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Results from a large multinational clinical trial (guardian™1) using prophylactic treatment with turoctocog alfa in adolescent and adult patients with severe haemophilia A: safety and efficacy


Lentz, S R; Misgav, M; Ozelo, M; Salek, S Z; Veljkovic, D; Recht, M; Cerquira, M; Tiede, A; Brand, B; Mancuso, M E; Seremetis, S; Lindblom, A; Martinovic, U (2013). Results from a large multinational clinical trial (guardian™1) using prophylactic treatment with turoctocog alfa in adolescent and adult patients with severe haemophilia A: safety and efficacy. Haemophilia, 19(5):691-697.

Abstract

Recombinant factor VIII (rFVIII) products provide a safe and efficacious replacement therapy for prophylaxis and treatment of bleeding episodes in patients with severe haemophilia A. This multinational, open-label, non-controlled trial investigated the safety and efficacy of turoctocog alfa, a new rFVIII product. The primary objective was to evaluate safety. A total of 150 patients (24 adolescents and 126 adults) with severe haemophilia A (FVIII activity ≤ 1%), with at least 150 exposure days (EDs) to any FVIII product and no history of inhibitors were enrolled, and 146 patients (97%) completed the trial. All patients received prophylaxis with turoctocog alfa for approximately 6 months and had a mean of 85 EDs during the trial. None of the patients developed FVIII inhibitors, there were no indications of early FVIII inhibitor development and no safety concerns were identified. A total of 225 adverse events were reported in 100 (67%) patients, with the most common being events associated with dosing procedures, headaches, and nasopharyngitis. A total of 499 bleeding episodes were reported during the trial, the majority (89%) were controlled with 1-2 infusions of turoctocog alfa. Based on patient reports, the success rate (defined as 'excellent' or 'good' haemostatic response) for treatment of bleeding episodes was 81%. The overall median annualized bleeding rate was 3.7 (interquartile range: 8.7) bleeds/patient/year. In conclusion, turoctocog alfa provides a new, safe and effective alternative for prophylaxis and treatment of bleeding episodes in patients with haemophilia A.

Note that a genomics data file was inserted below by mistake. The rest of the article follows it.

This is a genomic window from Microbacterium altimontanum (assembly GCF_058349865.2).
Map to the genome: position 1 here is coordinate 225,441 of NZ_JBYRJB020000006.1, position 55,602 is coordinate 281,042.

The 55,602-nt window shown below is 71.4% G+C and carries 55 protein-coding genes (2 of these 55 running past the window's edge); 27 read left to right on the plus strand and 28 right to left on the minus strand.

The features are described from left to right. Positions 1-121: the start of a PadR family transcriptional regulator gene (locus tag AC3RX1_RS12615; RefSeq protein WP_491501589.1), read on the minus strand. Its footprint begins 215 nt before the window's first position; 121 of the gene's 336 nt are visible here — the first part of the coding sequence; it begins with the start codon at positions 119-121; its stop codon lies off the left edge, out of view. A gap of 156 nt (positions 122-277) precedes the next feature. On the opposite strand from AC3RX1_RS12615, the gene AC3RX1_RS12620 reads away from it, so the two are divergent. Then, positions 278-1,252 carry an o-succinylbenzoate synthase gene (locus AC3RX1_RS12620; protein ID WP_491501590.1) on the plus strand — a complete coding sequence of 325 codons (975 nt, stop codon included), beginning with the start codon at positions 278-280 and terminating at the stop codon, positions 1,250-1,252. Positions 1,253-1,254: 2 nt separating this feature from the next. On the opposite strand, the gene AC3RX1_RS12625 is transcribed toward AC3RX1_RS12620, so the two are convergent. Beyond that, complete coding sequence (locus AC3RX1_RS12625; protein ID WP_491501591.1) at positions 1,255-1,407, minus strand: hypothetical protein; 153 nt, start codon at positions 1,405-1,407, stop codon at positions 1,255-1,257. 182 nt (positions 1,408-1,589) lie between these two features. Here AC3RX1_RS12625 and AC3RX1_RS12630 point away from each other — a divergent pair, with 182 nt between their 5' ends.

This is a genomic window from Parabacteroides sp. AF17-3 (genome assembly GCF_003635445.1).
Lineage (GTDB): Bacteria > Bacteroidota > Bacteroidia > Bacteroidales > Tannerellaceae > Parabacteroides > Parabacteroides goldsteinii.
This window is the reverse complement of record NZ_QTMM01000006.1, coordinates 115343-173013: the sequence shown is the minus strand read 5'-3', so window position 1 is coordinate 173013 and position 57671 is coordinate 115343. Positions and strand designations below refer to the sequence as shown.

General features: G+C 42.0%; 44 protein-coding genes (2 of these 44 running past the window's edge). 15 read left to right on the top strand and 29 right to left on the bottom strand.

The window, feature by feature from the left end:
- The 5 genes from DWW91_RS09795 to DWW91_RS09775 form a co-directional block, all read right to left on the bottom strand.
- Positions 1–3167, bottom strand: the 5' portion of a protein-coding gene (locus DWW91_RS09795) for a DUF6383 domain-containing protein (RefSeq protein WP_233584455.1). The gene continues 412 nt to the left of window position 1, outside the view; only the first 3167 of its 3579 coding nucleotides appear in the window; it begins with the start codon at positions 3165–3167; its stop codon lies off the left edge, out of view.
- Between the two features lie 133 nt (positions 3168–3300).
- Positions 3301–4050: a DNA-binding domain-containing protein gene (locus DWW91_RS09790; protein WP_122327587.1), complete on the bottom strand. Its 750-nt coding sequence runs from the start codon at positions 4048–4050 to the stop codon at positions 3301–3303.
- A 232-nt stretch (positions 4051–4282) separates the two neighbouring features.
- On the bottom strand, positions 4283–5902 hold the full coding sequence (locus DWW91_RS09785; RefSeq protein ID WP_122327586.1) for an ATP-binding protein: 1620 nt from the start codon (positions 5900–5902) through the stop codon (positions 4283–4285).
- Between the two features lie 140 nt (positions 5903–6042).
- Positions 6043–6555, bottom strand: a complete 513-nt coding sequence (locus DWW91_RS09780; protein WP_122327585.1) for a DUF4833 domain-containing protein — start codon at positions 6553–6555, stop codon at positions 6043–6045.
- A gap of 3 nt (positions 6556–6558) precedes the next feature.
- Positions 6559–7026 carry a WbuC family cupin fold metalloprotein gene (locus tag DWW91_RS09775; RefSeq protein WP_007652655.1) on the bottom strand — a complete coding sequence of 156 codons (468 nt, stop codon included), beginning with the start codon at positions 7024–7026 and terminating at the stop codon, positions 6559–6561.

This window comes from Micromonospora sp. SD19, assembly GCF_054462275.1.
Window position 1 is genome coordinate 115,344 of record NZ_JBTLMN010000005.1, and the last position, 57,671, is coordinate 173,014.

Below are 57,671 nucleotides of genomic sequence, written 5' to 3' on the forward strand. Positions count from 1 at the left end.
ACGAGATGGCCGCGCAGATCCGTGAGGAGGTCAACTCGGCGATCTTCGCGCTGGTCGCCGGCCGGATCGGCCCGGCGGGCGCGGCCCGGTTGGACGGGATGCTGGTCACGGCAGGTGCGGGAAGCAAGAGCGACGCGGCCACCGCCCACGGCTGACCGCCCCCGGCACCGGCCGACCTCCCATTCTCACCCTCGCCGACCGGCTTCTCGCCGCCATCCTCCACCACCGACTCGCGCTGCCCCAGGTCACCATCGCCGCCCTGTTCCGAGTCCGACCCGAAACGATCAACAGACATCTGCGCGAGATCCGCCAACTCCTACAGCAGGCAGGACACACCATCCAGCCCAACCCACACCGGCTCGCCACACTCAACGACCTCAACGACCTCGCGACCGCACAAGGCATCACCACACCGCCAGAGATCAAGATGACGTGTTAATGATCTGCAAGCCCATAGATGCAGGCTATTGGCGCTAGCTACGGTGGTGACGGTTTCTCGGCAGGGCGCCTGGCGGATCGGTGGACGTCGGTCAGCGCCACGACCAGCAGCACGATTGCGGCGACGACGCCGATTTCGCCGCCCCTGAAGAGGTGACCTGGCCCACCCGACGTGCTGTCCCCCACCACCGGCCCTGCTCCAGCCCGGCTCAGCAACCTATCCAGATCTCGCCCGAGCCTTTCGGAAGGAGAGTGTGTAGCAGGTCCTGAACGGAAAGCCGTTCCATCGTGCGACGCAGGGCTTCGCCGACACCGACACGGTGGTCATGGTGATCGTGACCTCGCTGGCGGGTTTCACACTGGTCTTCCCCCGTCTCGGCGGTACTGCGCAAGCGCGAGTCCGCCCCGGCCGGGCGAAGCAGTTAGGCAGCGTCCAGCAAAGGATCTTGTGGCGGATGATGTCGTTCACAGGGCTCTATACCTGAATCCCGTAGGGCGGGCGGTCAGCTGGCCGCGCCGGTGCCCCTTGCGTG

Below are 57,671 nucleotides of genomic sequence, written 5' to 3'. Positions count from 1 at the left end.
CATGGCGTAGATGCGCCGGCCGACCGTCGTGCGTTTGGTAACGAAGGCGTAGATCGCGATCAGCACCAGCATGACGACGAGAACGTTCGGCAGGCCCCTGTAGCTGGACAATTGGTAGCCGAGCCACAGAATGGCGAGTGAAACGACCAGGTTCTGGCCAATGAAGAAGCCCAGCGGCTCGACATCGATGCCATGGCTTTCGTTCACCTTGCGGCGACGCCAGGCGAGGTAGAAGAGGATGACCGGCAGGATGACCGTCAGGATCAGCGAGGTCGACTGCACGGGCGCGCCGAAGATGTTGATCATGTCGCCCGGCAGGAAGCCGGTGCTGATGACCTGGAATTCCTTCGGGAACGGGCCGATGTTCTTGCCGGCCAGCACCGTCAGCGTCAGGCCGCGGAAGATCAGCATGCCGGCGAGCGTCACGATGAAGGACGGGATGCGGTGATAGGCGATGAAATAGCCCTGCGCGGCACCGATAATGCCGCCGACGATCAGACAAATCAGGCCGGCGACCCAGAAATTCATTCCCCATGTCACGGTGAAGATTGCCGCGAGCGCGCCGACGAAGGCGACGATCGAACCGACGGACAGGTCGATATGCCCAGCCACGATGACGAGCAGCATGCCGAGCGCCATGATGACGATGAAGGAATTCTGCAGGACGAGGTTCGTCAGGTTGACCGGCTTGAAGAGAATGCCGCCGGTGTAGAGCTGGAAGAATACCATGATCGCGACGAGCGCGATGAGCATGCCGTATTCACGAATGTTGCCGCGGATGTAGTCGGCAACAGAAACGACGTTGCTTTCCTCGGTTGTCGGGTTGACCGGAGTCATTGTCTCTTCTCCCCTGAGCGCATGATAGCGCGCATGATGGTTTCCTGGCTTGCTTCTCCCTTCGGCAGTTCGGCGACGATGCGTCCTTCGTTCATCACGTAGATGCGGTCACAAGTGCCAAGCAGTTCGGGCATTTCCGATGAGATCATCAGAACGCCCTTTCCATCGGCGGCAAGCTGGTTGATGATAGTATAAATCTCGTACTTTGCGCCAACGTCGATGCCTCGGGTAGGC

Abstract

Recombinant factor VIII (rFVIII) products provide a safe and efficacious replacement therapy for prophylaxis and treatment of bleeding episodes in patients with severe haemophilia A. This multinational, open-label, non-controlled trial investigated the safety and efficacy of turoctocog alfa, a new rFVIII product. The primary objective was to evaluate safety. A total of 150 patients (24 adolescents and 126 adults) with severe haemophilia A (FVIII activity ≤ 1%), with at least 150 exposure days (EDs) to any FVIII product and no history of inhibitors were enrolled, and 146 patients (97%) completed the trial. All patients received prophylaxis with turoctocog alfa for approximately 6 months and had a mean of 85 EDs during the trial. None of the patients developed FVIII inhibitors, there were no indications of early FVIII inhibitor development and no safety concerns were identified. A total of 225 adverse events were reported in 100 (67%) patients, with the most common being events associated with dosing procedures, headaches, and nasopharyngitis. A total of 499 bleeding episodes were reported during the trial, the majority (89%) were controlled with 1-2 infusions of turoctocog alfa. Based on patient reports, the success rate (defined as 'excellent' or 'good' haemostatic response) for treatment of bleeding episodes was 81%. The overall median annualized bleeding rate was 3.7 (interquartile range: 8.7) bleeds/patient/year. In conclusion, turoctocog alfa provides a new, safe and effective alternative for prophylaxis and treatment of bleeding episodes in patients with haemophilia A.

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Additional indexing

Item Type:Journal Article, refereed, original work
Communities & Collections:04 Faculty of Medicine > University Hospital Zurich > Clinic for Hematology
Dewey Decimal Classification:610 Medicine & health
Language:English
Date:September 2013
Deposited On:26 Dec 2013 12:44
Last Modified:05 Apr 2016 17:19
Publisher:Wiley-Blackwell
ISSN:1351-8216
Publisher DOI:https://doi.org/10.1111/hae.12159
PubMed ID:23647704

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